Paper $34.95 ISBN: 9781783607136 Published December 2016 For sale in North and South America only
Cloth $95.00 ISBN: 9781783607143 Published December 2016 For sale in North and South America only

The Rise of Africa's Middle Class

Edited by Henning Melber

The Rise of Africa's Middle Class

Edited by Henning Melber

Distributed for Zed Books

288 pages | 6 x 9 | © 2016
Paper $34.95 ISBN: 9781783607136 Published December 2016 For sale in North and South America only
Cloth $95.00 ISBN: 9781783607143 Published December 2016 For sale in North and South America only
Across Africa the narrative of “Africa rising” has taken root in a burgeoning middle class. Ambitious and increasingly affluent, this group symbolizes the values and hopes of the new Africa, and they are regarded as important agents of both economic development and democratic change. This narrative, however, obscures the complex and often ambiguous role that this group actually plays in African societies. The Rise of Africa’s Middle Class brings together a diverse range of economists, political scientists, and development experts to provide a much needed corrective, overturning the received wisdom within development circles and providing a fresh new perspective on social transformations in contemporary Africa.
 
Featuring a wide array of case studies from across sub-Saharan Africa and covering highly topical issues, including black middle-class support for the ANC in South Africa and anti-government activism in Nigeria, this collection of essays is a timely, on-the-ground look at the realities behind the idea of Africa rising.
Contents
Acknowledgments
 
‘Somewhere above poor but below rich’: explorations into the species of the African middle class(es)
Henning Melber
 
1 African middle classes: lessons from transnational studies and a research agenda
Carola Lentz
 
2 Human development and the construction of the middle classes in the Global South
Tim Stoffel
 
3 Africa’s middle class, Africa’s entrepreneurs and the ‘missing middle’
Oluyele Akinkugbe and Karl Wohlmuth
 
4 Deconstructing the myth of the African middle class
Sirkku K. Hellsten
 
5 Kenya— an unconscious middle class? Between regional-ethnic political mobilization and middle class lifestyles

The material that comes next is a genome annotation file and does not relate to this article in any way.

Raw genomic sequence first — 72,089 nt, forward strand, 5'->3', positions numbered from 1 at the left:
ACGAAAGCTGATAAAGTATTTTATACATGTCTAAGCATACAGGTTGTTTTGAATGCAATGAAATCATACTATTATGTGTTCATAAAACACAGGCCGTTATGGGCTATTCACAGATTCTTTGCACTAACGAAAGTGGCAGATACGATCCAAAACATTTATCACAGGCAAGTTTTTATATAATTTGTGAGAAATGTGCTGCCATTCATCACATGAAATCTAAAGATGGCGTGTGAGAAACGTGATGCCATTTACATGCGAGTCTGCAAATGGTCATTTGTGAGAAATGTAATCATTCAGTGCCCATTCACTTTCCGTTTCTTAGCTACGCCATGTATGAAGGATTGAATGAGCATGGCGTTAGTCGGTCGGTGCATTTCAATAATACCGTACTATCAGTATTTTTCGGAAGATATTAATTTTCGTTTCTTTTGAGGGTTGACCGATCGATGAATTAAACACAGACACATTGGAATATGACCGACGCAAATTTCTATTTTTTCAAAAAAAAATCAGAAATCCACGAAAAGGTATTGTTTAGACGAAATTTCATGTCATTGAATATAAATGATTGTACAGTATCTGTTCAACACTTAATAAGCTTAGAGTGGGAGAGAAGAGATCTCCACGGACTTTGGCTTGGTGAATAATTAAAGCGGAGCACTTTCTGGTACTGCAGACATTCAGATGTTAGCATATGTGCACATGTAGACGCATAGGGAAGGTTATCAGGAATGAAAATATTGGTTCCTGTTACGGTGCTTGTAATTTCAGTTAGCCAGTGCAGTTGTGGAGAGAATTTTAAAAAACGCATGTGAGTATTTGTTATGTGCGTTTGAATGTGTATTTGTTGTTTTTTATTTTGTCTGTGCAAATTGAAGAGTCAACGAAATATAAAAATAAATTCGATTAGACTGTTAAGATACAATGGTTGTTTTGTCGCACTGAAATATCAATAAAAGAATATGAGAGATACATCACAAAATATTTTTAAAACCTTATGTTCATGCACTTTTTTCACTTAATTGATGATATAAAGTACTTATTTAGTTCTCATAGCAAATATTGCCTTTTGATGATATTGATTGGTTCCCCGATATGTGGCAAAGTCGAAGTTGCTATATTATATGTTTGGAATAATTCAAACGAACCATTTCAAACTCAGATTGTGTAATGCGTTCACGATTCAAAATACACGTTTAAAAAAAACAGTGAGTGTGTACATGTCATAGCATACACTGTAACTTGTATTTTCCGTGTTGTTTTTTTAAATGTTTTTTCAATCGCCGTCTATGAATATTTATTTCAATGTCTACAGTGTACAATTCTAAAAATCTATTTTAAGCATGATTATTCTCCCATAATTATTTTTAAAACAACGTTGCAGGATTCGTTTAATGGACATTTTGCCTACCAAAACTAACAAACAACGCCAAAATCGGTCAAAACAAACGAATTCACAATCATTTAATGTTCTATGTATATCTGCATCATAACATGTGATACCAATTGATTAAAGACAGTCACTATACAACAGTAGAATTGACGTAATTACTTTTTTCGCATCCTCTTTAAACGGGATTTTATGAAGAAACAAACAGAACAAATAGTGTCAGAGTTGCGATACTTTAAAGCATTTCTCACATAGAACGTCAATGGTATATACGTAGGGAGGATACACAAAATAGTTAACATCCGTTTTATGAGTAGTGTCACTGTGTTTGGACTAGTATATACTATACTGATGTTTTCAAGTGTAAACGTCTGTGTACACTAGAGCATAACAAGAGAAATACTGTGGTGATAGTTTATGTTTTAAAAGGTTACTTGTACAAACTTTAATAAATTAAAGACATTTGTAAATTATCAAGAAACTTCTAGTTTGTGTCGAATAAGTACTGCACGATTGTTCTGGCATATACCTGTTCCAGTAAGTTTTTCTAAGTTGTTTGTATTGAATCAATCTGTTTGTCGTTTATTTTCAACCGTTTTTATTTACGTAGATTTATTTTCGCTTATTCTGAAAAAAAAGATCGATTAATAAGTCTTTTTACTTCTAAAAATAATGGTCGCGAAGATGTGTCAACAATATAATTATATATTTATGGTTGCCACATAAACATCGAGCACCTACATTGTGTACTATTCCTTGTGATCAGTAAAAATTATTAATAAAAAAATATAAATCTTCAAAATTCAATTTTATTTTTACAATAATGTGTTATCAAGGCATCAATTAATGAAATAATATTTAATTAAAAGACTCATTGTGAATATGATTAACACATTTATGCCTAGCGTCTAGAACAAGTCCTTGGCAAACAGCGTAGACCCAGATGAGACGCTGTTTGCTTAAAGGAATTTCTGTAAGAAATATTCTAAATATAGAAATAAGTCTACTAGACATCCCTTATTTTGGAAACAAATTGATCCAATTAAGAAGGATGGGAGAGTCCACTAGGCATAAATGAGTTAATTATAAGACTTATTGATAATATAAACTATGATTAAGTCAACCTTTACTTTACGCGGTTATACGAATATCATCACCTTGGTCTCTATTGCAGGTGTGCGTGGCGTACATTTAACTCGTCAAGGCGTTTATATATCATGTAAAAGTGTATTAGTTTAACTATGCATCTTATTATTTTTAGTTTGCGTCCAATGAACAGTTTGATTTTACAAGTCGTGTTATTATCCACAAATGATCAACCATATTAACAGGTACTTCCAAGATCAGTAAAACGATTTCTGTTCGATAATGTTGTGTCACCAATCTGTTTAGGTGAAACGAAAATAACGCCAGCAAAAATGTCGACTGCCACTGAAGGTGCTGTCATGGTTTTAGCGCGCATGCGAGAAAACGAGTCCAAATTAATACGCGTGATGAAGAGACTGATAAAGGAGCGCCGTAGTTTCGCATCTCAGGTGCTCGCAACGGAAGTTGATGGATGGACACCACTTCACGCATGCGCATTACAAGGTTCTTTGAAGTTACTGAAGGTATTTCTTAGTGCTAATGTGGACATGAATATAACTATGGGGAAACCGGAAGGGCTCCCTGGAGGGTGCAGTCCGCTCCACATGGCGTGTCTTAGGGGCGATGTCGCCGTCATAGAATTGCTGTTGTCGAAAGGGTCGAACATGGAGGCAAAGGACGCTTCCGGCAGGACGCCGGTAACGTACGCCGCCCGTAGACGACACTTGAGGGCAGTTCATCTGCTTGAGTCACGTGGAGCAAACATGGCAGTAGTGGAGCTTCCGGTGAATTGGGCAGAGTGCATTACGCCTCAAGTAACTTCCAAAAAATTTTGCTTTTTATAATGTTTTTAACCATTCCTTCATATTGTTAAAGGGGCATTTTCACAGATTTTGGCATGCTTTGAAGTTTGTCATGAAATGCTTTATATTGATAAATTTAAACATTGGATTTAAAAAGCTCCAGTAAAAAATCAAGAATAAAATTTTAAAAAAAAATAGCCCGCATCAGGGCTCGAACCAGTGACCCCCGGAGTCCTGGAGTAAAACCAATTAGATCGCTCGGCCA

Dieter Neubert
 
6 Middle class activism in Nigeria: from nationalist struggle to social media campaign
Nkwachukwu Orji
 
7 Emerging middle class political subjectivities in post-war Angola
Jon Schubert
 
8 The middle class of Mozambique and the politics of the blank slate
Jason Sumich
 
9 South Africa’s black middle class professionals
Amuzweni L. Ngoma
 
10 The middle class of Dar es Salaam and Kiswahili video-films
Vicensia Shule
 
How much class have the African middle classes?
Henning Melber
 
About the contributors
Index
 
Review Quotes
Göran Therborn, author of Cities of Power
“A very timely work with an impressive empirical width and a sharp, well-referenced analytical edge.”
Francis B. Nyamnjoh, University of Cape Town
“As this empirically grounded book richly demonstrates, there would be little left to write home about being middle class, even by modest African standards, if middle class Africans were to seriously consider including fellow citizens in the personal success they are credited with."
Gordon Crawford, Coventry University
“Subjects recent hype about the rise of the middle class in Africa to skeptical and critical analysis. An essential read for all engaging with the middle classes in development debate.”
Dominique Darbon, Sciences Po Bordeaux
“The first systematic examination of the concept of an African middle class. It provides a valuable conceptual discussion along with in-depth case studies.  This timely and critical analysis also offers meaningful alternative interpretations of the major social transformations taking place.”
Uma Kothari, University of Manchester

“This intellectually ambitious and innovative collection combines sophisticated analysis with detailed case studies. Timely and hugely relevant, it marks a leap forward in our understanding of the middle classes.”

Journal of Southern African Studies
“This readable set of essays offers nuance throughout. . . . The overarching theme that unites this collection is an original analysis of how to define, measure and understand the changing cultural, political, and economic identity of those Africans in between the elites and the destitute.”
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